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Bob Nailor

Adverbs Conditionally

There is a writing adage that claims: Never use an adverb to modify an action... or some such crap. That was drummed into me early in my writing life. I should never use a modifying adverb in a sentence ... but wait, that's exactly what an adverb is - a modifier.

In this argument I find myself ambivalent. I want to eliminate all adverbs as much as possible but at the same time, I find them very useful.

Consider the following sentences:

  1. "Don't do it!" she shouted loudly.
  2. "Don't do it!" she shouted reluctantly.
  3. "Don't do it!" she shouted hopelessly.
  4. "Don't do it!" she shouted excitedly.
Let's evaluate each sentence.

1. ...shouted loudly. Think about this for a second. Have you ever heard somebody shout quietly? I can't defend this sentence. If a person shouts, I'm just going to bet it is loudly and therefore, if you haven't shown that, you're not doing your job as a writer in showing. Yes, a definite case of "telling" which gets your hand slapped.

2. ...shouted reluctantly. This one I feel can be safely use if only to emphasize your showing that the person didn't want to shout out at the moment. Again, this is modifying and detailing a little stronger the emotion.

3. ...shouted hopelessly. Again, this one I feel is fair usage since it details the moment that you should have been writing about. Again, this is re-enforcing the emotion.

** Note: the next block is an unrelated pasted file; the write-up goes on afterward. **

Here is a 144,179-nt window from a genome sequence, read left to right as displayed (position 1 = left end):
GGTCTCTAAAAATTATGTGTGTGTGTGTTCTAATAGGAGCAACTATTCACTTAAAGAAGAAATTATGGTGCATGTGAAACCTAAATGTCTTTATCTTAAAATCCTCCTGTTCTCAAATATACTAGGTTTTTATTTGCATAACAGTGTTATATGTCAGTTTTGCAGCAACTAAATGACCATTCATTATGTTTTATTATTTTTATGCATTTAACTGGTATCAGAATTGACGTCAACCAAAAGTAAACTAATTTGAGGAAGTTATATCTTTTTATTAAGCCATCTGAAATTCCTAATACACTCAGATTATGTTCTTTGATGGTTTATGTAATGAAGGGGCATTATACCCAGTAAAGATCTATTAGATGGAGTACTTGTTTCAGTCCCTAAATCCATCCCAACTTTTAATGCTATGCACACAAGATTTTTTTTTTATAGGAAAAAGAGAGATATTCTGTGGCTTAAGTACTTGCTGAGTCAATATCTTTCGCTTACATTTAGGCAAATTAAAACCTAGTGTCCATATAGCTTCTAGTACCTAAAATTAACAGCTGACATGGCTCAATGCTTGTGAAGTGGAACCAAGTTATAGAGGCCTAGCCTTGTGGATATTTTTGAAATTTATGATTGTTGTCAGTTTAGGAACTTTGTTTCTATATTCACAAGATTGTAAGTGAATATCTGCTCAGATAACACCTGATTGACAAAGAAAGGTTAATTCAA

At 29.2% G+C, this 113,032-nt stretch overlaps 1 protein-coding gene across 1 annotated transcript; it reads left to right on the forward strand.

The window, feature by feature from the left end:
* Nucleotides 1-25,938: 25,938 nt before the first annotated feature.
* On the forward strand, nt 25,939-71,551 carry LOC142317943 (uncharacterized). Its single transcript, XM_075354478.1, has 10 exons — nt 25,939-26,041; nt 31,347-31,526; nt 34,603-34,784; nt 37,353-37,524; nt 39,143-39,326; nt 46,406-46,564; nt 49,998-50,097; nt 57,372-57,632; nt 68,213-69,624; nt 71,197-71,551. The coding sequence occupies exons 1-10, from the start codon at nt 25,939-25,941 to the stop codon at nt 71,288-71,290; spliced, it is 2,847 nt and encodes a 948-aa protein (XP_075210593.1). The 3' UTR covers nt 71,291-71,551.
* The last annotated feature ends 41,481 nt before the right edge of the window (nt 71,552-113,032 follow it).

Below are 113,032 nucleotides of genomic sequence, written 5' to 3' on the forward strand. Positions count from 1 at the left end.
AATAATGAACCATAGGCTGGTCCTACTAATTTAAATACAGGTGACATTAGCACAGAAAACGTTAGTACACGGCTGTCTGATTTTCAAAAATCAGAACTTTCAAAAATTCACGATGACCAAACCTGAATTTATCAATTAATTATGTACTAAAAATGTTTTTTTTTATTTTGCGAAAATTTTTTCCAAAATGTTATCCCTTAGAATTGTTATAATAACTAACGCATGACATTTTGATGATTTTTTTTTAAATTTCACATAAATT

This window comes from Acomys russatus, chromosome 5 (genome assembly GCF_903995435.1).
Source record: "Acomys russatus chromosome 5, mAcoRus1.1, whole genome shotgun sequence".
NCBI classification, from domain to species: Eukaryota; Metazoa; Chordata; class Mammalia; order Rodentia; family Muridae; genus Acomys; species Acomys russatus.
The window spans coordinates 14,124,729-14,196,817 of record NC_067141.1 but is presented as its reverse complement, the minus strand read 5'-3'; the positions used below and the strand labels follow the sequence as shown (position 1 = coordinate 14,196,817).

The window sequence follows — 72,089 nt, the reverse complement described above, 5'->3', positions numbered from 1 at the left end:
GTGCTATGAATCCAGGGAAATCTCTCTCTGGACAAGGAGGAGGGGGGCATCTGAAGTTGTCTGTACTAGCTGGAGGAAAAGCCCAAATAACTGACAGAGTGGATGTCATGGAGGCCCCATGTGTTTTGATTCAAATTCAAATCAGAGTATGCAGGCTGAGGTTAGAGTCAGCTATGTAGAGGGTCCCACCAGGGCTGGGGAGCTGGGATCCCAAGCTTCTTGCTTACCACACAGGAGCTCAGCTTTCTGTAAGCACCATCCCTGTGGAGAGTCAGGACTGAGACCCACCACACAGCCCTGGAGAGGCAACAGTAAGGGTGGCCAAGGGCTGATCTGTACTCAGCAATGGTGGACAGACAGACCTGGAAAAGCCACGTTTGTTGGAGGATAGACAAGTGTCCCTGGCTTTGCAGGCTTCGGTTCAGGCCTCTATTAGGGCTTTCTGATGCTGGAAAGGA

4. ...shouted excitedly. Another poor choice and a loser in my books. Shouted already indicates to me that the person is excited and by adding excitedly only reveals what I would call inferior writing.

There is a time for adverbs and a time not to use adverbs. A good writer knows when to emphasize or re-enforce with a modifier. If the writer has properly established the scene, a simple "she shouted" might work but be weak for the lack of an adverb modifier.

He glanced quickly at the bubbly stream, not noticing the bloody red mixing coldly into the flowing waters.

The adverbs in the above sentence could be considered superfluous. A glance is a quick look so quickly isn't needed. Does one need heat to mix blood with water? Also, is blood another color other than red? Not usually.

He glanced at the stream, not noticing the blood mixing into the flowing waters.
He momentarily looked at the stream and didn't notice the blood mixing into the cold waters.

Sometimes, simplicity is better. Adverbs have their place.

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Elyse Salpeter
Good post... I do this sin now and again. I tend to add these thinking it will make the action more understandable and it really doesn't.

I have a tendency to say "she screamed loudly." Um, of course it was loud, she was screaming." Or she was "amazingly brilliant" - no, she was just brilliant is most likely fine.

Great post.
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Bob Nailor
And we all hate it when we read "very unique" -- Arghhh!
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